Back to business: Pod and Shine

Skip to: Pod, Shine

Okay, here we go. Now that an extremely busy fringe season is out of the way, it’s time to catch up on all the other plays I’ve seen since we got going. I am planning to do most of these in the order I saw them, which I’m afraid will mean several plays are going to get reviews several months later. However, I am bumping this first article up the list due to a sort-of review request. It came to my attention that I was supposed to be invited to one of these plays, but the invitation never reached me. The details are far too boring to go into, but I thought I’d get this one out when things are still fresh.

So … Unlike the Festival Fringes, which have been running to a sort-of-normal since June, most theatres outside of London have opted for a September relaunch. And with that, a lot of eyes have been on the relaunch plays. Live Theatre and Alphabetti have both run plays for three weeks. At the moment, there is a lot of enthusiasm to praise everything simply for getting on stage. But, folks, I don’t hand out high praise as a participation prize. You still have to earn it. So, how did these do?

Pod

Pod isn’t actually Alphabetti’s reopening play – they have been bolder than most of their north-east counterparts and have been phasing in performances since April – but such was the fanfare around this one it may as well be their relaunch play. Coracle Theatre has been one of Alphabetti’s closest collaborators; indeed, they opened Alphabetti in its current venue the first time round. So whilst this play is a catch-up from a heavily postponed 2020 programme, it was good choice for a relaunch.

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Between the fringes: Be More Martyn and Down to Zero

Yes, reviews are like buses here: you wait for ages for one to come and then you get five at once. These are two fringe-size plays I saw between Brighton and Edinburgh. Both plays very different from what I expected, and not necessarily on purpose. But by accident or by design, two pleasing outcomes.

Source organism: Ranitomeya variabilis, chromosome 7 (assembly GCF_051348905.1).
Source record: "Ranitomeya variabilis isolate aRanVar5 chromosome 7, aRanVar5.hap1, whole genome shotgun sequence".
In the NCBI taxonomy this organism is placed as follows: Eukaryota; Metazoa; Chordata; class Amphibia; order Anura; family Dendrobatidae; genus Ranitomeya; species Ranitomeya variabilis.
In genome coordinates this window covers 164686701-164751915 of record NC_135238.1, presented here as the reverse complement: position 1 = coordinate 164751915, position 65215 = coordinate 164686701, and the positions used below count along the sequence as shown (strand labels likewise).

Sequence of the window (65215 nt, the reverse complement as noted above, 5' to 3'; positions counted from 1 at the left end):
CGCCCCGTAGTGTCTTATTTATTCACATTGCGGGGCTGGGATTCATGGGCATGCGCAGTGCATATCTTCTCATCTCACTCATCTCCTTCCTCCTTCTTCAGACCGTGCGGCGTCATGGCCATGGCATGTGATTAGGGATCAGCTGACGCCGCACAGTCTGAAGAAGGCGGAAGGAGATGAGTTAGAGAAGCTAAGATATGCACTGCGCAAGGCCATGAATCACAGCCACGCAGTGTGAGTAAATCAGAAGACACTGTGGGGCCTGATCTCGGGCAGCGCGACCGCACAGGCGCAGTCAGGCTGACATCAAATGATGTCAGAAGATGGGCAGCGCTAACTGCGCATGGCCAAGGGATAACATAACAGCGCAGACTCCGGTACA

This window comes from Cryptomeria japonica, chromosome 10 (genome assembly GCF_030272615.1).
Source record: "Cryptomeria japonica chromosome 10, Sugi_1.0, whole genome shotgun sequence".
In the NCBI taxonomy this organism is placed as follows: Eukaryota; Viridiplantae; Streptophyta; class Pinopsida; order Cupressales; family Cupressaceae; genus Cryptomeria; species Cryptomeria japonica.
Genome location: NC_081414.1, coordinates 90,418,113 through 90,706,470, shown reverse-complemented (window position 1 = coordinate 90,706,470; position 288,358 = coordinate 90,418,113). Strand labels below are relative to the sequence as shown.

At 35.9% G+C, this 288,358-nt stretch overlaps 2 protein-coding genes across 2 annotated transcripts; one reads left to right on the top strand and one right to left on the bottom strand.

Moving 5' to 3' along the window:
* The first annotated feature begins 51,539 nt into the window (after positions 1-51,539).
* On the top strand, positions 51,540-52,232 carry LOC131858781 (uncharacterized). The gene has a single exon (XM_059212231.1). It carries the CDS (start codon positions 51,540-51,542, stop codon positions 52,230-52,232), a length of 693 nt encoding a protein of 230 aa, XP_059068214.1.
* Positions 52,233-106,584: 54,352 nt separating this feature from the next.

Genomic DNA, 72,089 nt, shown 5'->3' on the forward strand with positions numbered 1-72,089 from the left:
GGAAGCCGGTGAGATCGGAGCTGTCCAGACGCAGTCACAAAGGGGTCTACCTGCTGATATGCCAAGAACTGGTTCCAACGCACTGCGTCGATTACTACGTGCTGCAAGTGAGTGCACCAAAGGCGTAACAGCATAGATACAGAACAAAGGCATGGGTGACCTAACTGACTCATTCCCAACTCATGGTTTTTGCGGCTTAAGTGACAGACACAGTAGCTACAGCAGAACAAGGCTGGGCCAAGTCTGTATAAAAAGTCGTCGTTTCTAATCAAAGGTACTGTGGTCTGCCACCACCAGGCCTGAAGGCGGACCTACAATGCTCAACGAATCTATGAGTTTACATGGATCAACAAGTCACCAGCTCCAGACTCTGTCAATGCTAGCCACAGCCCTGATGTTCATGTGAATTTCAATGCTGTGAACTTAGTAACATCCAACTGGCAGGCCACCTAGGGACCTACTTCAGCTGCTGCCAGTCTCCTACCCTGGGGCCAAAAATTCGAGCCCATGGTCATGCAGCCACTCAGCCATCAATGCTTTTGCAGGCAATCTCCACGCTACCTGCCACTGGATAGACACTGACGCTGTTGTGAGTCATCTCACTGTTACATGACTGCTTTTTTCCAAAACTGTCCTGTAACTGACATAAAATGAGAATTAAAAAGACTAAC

Skip to: Be More Martyn, Down to Zero

Be More Martyn

eurovisionAny attempt to liken this to any other play is doomed to fail. The thing that prompted Hope Theatre to create this is the thing nobody wanted: Martyn Hett was one of the victims of the Manchester Bombings two years ago. This is verbatim theatre, and there’s no shortage of verbatim pieces uses to talk about tragedies: Motherland and The 56 immediately spring to mind. But, classics though these two are, Be More Martyn could not be more different in tone. This is the kind of tribute – because that’s essentialy what the play is – that would be described as a celebration of a life rather than the mourning of a death. You could even say “It’s what he would have wanted”, and far from being a patronising cliche, this is what make the play one of the best things I’ve seen.

Ike Award for outstanding theatre: Be More Martyn, Hope theater Company

The story is told from “The Frigg”, which a bar that Martyn set up in his own flat in Stockport (reason for name unknown). So we are told, parties at The Frigg were wild, as were the many madcap trips to Manchester. But according to the accounts of these eight friends, there was more to Martyn than a party animal – he had a reputation for picking up with waifs and strays with few friends of their own and bringing them into his group. Continue reading